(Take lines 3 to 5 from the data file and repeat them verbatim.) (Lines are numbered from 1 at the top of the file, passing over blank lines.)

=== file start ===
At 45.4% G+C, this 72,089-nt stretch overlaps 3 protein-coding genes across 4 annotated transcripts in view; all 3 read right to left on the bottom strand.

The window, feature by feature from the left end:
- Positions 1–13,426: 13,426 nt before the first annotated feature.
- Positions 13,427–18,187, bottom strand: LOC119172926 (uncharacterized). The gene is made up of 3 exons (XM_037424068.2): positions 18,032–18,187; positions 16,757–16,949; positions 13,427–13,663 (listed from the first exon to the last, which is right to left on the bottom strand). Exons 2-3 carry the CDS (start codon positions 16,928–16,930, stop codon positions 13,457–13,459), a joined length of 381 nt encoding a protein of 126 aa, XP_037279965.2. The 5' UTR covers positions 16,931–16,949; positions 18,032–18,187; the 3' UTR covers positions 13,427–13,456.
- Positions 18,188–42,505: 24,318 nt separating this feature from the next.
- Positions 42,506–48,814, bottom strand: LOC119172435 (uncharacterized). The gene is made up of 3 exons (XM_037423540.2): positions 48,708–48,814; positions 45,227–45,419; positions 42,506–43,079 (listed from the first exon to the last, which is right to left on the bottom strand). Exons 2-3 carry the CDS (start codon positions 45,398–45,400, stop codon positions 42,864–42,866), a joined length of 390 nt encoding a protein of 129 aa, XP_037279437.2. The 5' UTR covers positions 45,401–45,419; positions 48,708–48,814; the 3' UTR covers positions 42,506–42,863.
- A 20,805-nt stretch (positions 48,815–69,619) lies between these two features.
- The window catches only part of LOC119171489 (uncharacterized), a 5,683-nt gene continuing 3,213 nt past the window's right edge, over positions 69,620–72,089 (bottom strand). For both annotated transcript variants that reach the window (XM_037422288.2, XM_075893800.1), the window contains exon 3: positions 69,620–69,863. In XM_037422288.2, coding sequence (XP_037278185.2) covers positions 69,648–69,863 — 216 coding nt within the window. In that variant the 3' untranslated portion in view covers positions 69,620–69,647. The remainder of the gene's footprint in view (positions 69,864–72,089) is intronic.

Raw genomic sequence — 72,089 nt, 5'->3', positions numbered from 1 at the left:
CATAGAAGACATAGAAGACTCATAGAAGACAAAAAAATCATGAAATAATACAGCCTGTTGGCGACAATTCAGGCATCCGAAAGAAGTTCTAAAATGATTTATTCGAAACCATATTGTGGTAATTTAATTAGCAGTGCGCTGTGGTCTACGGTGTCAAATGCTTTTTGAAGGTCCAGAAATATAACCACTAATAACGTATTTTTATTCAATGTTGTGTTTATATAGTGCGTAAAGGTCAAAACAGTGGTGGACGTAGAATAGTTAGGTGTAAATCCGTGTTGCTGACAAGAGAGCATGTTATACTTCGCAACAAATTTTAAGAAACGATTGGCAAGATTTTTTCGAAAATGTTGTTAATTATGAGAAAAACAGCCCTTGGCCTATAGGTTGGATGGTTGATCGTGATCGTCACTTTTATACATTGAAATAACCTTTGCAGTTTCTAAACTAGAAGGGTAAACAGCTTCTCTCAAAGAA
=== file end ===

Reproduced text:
- Positions 1–13,426: 13,426 nt before the first annotated feature.
- Positions 13,427–18,187, bottom strand: LOC119172926 (uncharacterized). The gene is made up of 3 exons (XM_037424068.2): positions 18,032–18,187; positions 16,757–16,949; positions 13,427–13,663 (listed from the first exon to the last, which is right to left on the bottom strand). Exons 2-3 carry the CDS (start codon positions 16,928–16,930, stop codon positions 13,457–13,459), a joined length of 381 nt encoding a protein of 126 aa, XP_037279965.2. The 5' UTR covers positions 16,931–16,949; positions 18,032–18,187; the 3' UTR covers positions 13,427–13,456.
- Positions 18,188–42,505: 24,318 nt separating this feature from the next.